I’m not sure what kind of game Mirror’s Edge Catalyst is trying to be. I’ve played it for a couple of hours now, thanks to my invitation to the closed beta, plus fifteen minutes of hands-on time at EGX last year. While my last go at the game was all about trying out the gameplay, this beta gave me an opportunity to see some of the other features around the gameplay. And after a couple of hours exploring what I could of Glass City, I’m not sure who the game is actually for.

Gameplay is still the main attraction, and when it works it’s great. When you’re in full free-running flow – making jumps and dashes, running along walls and across pipes, it’s all good. There’s a nice thrill that comes with chaining together a wicked free running section, so much so that I sometimes wishes the game had a replay mode so I could see my awesome moves in glorious, cinematic third person.

Most of Mirror’s Edge Catalyst’s problems come when you stop running. And, in the demo at least, that was a lot. Combat is a big issue. There are two types of combat I’ve come across so far. The first is incorporated into the free running, during missions that require you to get somewhere so fast you can’t stop to actually fight enemies. This type of combat is pretty good, and similar to the gameplay section shown at EA’s E3 press conference last year.

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It’s the second type of fighting that had me vexed. This drops you into rooftop arenas to fight goons in armour, taking out much of the more unique style of combat from the previous example. You can still leverage your array of free running moves to do significant damage to baddies, but because these arenas tended to be more open opportunities were much more limited. This leads to a lot of circle strafing, dodging attacks and some directional kicking. It just feels so uninspired, especially compared to the hyperkinetic rush of rushing past enemies.

A quick glance at the skill trees in the beta suggests that a lot of Faith’s free-running abilities aren’t going to be available straight off the bat in the finished game, but rather earned through RPG-like progression. Basically you’ll be able to run, jump and kick when you first start playing, with a huge amount of actual parkour will need to be unlocked through play. Considering the big hook with Mirror’s Edge is its parkour-inspired free-running gameplay, blocking a lot of that off behind skill trees and XP progression feels like it could be a mistake.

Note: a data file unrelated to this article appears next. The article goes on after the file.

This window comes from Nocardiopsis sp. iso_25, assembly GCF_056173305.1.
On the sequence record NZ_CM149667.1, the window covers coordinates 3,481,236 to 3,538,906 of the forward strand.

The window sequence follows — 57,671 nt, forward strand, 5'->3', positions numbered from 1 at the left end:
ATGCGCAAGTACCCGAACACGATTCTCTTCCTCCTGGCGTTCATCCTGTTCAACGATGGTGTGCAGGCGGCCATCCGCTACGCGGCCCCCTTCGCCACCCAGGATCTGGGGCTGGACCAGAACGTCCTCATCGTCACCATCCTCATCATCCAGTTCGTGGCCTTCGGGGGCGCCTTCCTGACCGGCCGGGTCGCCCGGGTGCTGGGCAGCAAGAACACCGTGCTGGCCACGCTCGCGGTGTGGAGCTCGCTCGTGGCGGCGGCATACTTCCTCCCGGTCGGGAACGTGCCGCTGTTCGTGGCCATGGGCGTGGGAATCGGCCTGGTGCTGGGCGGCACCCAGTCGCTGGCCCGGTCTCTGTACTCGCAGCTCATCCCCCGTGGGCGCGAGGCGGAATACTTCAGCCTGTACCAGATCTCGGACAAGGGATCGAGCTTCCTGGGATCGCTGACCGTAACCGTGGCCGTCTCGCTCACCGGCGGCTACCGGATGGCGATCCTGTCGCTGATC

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And what’s with this “the fastest route isn’t always the one that’s marked” nonsense? Catalyst features runner vision, which subtly highlights a route to your current objective in the environment. Presumably this is to make sure you don’t start scrambling up walls that you can’t climb, or get lost and spend twenty minutes trying to find the correct wall to run across. However, as Catalyst saw fit to remind me all the time, the route that’s marked isn’t the fastest route. In fact, I kept failing a timed mission while following this marked route to a tee, which meant that I obviously needed to find a shortcut to succeed. This is logic I don’t understand at all – why bother having a marked route if I should be ignoring it anyway?

However it’s Glass City itself that felt like Catalyst’s biggest issue. The city itself just looks really dull. Every direction I glanced, the city looked the same.It was all white, shiny and looked like it had just been taken out of the wrapper, with very little character to it. And with Catalyst making a move into the open-world genre comes collectibles. Pointless, pointless collectibles. Scattered everywhere were recordings, documents and chips I could steal from boxes. All of which seemed to matter about as much as collectibles in all the other 300 open-world games I’ve played in the past 12 months.

I guess my main problem with Mirror’s Edge Catalyst is that it’s taken something the fun and somewhat unique looking game I saw at E3 and turned it into Just Another Game™. Glass City felt bland, the story and characters seemed dull, the combat felt unengaging and the tasks I was given and collectibles I collected felt pointless. I entered this beta feeling intrigued by possibilities, but I’ve left it feeling underwhelmed by a game that feels like it’s yet another open world game, with few distinguishing features of its own.